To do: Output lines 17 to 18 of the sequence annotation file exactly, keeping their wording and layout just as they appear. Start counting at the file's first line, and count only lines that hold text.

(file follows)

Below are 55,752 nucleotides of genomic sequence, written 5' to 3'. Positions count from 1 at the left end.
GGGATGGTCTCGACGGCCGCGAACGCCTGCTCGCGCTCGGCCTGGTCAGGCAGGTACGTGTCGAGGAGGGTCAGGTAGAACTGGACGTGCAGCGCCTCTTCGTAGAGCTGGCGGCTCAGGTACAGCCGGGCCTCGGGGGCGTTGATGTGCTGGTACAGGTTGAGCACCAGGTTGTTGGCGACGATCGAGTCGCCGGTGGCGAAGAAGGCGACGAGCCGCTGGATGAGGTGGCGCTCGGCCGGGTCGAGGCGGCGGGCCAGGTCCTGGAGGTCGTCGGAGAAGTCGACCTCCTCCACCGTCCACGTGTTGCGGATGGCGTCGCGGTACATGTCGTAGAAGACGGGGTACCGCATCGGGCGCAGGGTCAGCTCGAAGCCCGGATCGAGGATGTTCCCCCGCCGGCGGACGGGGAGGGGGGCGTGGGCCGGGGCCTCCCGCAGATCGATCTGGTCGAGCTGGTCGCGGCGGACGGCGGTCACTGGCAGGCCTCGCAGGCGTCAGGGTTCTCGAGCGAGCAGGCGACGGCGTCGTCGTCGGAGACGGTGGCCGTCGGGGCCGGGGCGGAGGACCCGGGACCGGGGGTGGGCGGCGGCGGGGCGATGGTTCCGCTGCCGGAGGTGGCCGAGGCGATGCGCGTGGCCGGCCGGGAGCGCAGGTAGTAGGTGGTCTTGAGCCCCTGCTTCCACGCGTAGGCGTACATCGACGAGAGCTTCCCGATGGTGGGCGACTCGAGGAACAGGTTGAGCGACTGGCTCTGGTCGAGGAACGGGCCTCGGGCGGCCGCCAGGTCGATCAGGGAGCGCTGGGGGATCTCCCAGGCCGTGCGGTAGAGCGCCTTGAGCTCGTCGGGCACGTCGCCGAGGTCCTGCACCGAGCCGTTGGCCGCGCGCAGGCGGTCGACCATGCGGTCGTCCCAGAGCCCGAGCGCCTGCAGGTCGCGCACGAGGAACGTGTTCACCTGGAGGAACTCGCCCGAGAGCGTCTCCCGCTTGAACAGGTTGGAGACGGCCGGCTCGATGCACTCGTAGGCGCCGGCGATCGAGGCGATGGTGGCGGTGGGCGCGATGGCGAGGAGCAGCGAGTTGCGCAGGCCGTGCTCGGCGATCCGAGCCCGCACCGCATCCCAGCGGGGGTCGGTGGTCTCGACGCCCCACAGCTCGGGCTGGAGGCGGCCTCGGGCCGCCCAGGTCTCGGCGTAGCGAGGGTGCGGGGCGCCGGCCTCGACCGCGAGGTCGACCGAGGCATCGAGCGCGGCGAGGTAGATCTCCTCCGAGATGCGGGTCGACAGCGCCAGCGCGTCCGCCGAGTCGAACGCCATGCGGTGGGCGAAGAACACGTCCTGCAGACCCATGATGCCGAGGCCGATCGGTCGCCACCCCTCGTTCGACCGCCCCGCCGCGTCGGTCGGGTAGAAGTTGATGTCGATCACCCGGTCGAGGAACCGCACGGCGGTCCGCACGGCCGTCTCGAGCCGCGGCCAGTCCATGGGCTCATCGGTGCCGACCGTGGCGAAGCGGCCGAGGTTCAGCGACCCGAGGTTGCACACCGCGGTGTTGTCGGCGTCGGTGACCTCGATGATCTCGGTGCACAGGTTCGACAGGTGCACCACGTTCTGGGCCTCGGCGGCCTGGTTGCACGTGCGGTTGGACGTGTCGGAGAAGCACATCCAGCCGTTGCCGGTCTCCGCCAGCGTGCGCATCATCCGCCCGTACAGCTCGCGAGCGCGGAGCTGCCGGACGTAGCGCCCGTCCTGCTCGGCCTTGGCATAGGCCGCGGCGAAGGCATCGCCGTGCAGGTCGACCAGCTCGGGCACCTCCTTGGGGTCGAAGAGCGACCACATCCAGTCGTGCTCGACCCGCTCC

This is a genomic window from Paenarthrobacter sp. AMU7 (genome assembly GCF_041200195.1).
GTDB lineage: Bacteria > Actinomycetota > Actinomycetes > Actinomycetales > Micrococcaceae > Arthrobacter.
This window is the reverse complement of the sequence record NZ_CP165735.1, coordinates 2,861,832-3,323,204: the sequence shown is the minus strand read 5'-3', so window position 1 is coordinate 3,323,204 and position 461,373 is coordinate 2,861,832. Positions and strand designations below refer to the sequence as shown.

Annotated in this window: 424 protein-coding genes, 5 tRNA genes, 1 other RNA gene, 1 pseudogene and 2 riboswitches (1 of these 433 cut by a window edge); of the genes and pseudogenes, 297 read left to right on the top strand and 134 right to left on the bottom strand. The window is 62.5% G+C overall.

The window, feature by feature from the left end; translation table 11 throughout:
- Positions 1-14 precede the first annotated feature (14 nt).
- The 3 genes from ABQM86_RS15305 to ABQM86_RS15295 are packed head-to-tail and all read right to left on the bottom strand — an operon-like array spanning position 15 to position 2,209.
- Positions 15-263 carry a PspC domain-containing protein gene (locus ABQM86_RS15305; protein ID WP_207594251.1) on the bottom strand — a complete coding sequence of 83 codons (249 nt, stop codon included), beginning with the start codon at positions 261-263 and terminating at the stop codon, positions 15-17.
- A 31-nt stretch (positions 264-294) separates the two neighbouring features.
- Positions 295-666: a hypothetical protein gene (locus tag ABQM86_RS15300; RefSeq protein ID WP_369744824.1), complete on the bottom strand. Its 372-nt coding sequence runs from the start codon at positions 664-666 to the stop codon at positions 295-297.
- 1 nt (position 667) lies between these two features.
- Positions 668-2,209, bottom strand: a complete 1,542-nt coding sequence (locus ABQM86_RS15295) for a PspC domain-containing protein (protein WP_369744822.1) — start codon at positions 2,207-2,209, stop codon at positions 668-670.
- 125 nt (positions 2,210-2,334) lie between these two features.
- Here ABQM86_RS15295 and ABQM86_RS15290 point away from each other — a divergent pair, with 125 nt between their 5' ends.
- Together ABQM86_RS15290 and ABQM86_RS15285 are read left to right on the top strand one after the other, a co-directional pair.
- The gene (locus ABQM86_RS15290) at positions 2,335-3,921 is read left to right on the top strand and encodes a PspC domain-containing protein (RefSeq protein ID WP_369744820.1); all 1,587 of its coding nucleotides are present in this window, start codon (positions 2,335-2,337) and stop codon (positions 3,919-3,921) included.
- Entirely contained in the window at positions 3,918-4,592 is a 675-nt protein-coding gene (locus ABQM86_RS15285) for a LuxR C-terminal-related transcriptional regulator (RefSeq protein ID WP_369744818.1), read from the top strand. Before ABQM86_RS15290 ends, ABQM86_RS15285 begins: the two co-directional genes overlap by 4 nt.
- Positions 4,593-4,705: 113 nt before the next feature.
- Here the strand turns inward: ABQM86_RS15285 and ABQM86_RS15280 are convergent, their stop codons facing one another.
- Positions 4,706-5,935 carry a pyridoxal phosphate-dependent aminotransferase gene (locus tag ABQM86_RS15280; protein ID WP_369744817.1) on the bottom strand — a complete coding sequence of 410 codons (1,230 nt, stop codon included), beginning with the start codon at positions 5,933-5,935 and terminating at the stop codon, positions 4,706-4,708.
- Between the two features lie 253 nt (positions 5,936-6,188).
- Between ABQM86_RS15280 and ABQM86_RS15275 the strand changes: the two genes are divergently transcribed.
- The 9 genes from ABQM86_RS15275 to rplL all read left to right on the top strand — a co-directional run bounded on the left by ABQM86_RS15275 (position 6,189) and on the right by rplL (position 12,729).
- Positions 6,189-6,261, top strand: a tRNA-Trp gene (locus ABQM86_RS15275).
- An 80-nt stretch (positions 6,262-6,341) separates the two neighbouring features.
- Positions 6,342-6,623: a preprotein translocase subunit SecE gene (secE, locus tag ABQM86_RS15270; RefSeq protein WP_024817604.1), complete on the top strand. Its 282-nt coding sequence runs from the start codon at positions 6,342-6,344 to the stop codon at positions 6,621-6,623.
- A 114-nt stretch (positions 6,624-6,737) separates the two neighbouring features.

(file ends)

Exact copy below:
- Together ABQM86_RS15290 and ABQM86_RS15285 are read left to right on the top strand one after the other, a co-directional pair.
- The gene (locus ABQM86_RS15290) at positions 2,335-3,921 is read left to right on the top strand and encodes a PspC domain-containing protein (RefSeq protein ID WP_369744820.1); all 1,587 of its coding nucleotides are present in this window, start codon (positions 2,335-2,337) and stop codon (positions 3,919-3,921) included.